The Flying House by Winsor McKay, adapted by Bill Plympton

The FantaCon 2013 program is now available on Kindle.

I knew of the early 20th Century American cartoonist Winsor McKay from his Little Nemo strip, which has been collected in books. However, I was less familiar with his other work. “Dream of the Rarebit Fiend was a newspaper comic strip by… McCay which began September 10, 1904. As in McCay’s signature strip, Little Nemo, the strip was made up of bizarre dreams… Rarebit Fiend was printed in the Evening Telegram, a newspaper published by the Herald. For contractual reasons, McCay signed the strip with the pen name ‘Silas’.

“The strip had… a recurring theme: a character would have a nightmare or other bizarre dream, usually after eating a Welsh rarebit (a cheese-on-toast dish). The character would awaken from the dream in the last panel, regretting having eaten the rarebit. The dreams often revealed the darker sides of the dreamers’ psyches… This was in great contrast to the colorful, childlike fantasy dreams in Little Nemo.”

McKay’s 1921 film The Flying House fits into the rarebit category. You can see the first half of it on the right-side panel adjacent to the Wikipedia article. In 2011, animator Bill Plympton restored the film, using Kickstarter to fund the project. The film was colorized, and actors Matthew Modine and Patricia Clarkson provided voices.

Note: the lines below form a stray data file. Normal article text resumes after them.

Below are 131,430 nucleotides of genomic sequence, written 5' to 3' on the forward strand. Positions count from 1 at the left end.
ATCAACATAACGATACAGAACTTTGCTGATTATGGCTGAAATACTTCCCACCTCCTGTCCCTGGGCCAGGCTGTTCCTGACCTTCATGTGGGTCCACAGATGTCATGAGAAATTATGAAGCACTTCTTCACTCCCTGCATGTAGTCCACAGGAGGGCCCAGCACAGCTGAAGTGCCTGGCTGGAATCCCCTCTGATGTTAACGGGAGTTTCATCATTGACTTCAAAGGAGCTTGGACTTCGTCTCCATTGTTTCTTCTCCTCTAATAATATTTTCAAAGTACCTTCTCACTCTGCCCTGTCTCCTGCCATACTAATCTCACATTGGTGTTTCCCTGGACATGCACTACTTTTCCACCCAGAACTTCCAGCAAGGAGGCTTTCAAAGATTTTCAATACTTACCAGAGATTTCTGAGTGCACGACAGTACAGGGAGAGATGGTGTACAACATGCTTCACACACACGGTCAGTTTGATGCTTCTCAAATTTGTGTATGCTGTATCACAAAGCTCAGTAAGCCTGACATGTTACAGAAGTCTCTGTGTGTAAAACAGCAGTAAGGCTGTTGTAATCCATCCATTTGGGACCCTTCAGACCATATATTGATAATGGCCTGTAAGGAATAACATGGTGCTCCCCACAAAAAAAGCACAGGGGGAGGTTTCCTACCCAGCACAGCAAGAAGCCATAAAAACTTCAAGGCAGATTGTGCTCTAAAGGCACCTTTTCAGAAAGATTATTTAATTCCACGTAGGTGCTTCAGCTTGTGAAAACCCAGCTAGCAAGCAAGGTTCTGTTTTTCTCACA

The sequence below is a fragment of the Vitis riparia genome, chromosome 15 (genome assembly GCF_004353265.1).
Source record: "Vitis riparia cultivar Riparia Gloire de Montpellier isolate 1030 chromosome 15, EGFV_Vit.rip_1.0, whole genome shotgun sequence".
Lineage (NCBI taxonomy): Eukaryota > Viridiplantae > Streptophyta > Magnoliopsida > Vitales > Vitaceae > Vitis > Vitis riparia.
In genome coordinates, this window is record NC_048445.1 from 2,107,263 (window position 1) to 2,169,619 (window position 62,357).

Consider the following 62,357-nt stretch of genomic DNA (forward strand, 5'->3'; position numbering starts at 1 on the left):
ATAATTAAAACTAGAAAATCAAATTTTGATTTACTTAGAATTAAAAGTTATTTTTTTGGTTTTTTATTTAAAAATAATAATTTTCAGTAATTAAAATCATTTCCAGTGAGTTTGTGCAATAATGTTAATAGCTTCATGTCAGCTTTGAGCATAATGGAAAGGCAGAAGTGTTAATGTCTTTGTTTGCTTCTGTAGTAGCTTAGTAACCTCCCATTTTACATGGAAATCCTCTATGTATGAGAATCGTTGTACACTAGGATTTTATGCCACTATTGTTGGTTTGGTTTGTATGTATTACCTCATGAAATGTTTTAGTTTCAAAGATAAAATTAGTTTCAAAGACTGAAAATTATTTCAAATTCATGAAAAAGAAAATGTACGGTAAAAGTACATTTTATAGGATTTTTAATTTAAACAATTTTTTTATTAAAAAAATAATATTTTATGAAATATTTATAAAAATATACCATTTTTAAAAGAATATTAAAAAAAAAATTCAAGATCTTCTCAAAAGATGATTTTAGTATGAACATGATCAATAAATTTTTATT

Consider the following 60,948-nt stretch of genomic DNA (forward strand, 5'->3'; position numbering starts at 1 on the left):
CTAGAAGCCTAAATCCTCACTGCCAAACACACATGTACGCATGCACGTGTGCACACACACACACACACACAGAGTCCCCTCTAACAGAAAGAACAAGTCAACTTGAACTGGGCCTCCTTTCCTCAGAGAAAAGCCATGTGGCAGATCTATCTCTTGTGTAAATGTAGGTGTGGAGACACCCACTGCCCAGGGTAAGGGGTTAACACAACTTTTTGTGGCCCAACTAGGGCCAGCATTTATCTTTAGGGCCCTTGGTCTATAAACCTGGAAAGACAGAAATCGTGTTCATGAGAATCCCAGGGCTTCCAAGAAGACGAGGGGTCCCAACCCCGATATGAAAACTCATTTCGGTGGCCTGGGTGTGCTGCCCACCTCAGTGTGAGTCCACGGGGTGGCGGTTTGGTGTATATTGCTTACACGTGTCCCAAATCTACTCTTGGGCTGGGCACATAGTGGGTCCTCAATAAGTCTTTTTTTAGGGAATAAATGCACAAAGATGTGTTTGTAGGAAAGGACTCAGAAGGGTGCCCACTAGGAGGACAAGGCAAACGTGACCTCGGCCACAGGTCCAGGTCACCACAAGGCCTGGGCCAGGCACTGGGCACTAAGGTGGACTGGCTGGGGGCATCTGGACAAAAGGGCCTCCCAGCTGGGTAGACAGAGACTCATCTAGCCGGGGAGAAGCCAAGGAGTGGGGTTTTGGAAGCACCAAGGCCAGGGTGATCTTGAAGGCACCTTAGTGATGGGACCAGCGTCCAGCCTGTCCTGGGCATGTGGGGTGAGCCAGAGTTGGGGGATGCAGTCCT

The short film is, oddly, timely for a pre-Depression piece. The man says at one point: “I want to pay my debts but I’ll be hanged if I will let those money sharks grab my dough.”

I participated in the Kickstarter and got a copy of the DVD. Plympton and his team first cleaned up the original film, so it’s not scratchy. Then not only did they colorize it, using the palette of McKay’s work, they removed the word balloon but added the music. One can compare the two versions. There are also some extras. Animation critics talk about McKay and the specific work; unfortunately, they are credited on the DVD but not on the packaging, so the only one I can mention without looking it up is Leonard Maltin.

I was happy to help something that would not have existed if not for supporters like myself. If you’re interested, you can order it here.

Gene Kannenberg Jr notes that this 1989 video of Tom Petty’s Runnin’ Down A Dream was a tribute to “Little Nemo in Slumberland” by Winsor McCay. Odd, too: I like this song (and LOVE the album from which it comes), but I have zero recollection of seeing it before.

Speaking of comics-related material, the FantaCon 2013 program is now available on Kindle. I put together the bibliography of FantaCo publications, 1979-1988, which is why I’m listed as an author on the item.

Author: Roger

I'm a librarian. I hear music, even when it's not being played. I used to work at a comic book store, and it still informs my life. I won once on JEOPARDY! - ditto.

2 thoughts on “The Flying House by Winsor McKay, adapted by Bill Plympton”

  1. I’m gonna see if I can find a Welsh rarebit somewhere in my pond, and then watch for the bizarre dream.

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